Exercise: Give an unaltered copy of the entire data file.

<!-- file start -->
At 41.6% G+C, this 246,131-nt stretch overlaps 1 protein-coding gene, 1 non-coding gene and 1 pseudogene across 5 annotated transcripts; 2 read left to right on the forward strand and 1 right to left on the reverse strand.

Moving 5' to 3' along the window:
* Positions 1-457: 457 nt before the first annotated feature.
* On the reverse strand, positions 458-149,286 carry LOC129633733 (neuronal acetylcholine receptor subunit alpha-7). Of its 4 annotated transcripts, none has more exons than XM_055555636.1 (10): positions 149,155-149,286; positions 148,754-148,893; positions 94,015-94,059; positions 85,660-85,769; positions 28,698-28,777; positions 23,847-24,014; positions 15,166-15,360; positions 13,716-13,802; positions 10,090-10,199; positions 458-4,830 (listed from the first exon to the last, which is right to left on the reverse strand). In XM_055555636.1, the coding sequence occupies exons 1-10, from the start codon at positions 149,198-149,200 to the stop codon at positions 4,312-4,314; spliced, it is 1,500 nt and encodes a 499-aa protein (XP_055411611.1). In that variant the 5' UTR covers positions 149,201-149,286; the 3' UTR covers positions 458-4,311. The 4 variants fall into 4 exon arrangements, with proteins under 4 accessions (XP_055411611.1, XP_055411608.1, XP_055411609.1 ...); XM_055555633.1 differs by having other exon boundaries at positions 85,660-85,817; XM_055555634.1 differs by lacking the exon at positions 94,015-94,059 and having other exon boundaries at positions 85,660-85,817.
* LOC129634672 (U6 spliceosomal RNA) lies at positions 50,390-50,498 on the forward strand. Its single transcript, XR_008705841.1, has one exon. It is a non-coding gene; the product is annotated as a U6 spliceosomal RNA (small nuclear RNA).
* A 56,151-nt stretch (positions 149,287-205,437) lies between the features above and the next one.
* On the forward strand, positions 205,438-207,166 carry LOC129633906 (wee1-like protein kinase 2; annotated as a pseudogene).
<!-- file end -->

At 41.6% G+C, this 246,131-nt stretch overlaps 1 protein-coding gene, 1 non-coding gene and 1 pseudogene across 5 annotated transcripts; 2 read left to right on the forward strand and 1 right to left on the reverse strand.

Moving 5' to 3' along the window:
* Positions 1-457: 457 nt before the first annotated feature.
* On the reverse strand, positions 458-149,286 carry LOC129633733 (neuronal acetylcholine receptor subunit alpha-7). Of its 4 annotated transcripts, none has more exons than XM_055555636.1 (10): positions 149,155-149,286; positions 148,754-148,893; positions 94,015-94,059; positions 85,660-85,769; positions 28,698-28,777; positions 23,847-24,014; positions 15,166-15,360; positions 13,716-13,802; positions 10,090-10,199; positions 458-4,830 (listed from the first exon to the last, which is right to left on the reverse strand). In XM_055555636.1, the coding sequence occupies exons 1-10, from the start codon at positions 149,198-149,200 to the stop codon at positions 4,312-4,314; spliced, it is 1,500 nt and encodes a 499-aa protein (XP_055411611.1). In that variant the 5' UTR covers positions 149,201-149,286; the 3' UTR covers positions 458-4,311. The 4 variants fall into 4 exon arrangements, with proteins under 4 accessions (XP_055411611.1, XP_055411608.1, XP_055411609.1 ...); XM_055555633.1 differs by having other exon boundaries at positions 85,660-85,817; XM_055555634.1 differs by lacking the exon at positions 94,015-94,059 and having other exon boundaries at positions 85,660-85,817.
* LOC129634672 (U6 spliceosomal RNA) lies at positions 50,390-50,498 on the forward strand. Its single transcript, XR_008705841.1, has one exon. It is a non-coding gene; the product is annotated as a U6 spliceosomal RNA (small nuclear RNA).
* A 56,151-nt stretch (positions 149,287-205,437) lies between the features above and the next one.
* On the forward strand, positions 205,438-207,166 carry LOC129633906 (wee1-like protein kinase 2; annotated as a pseudogene).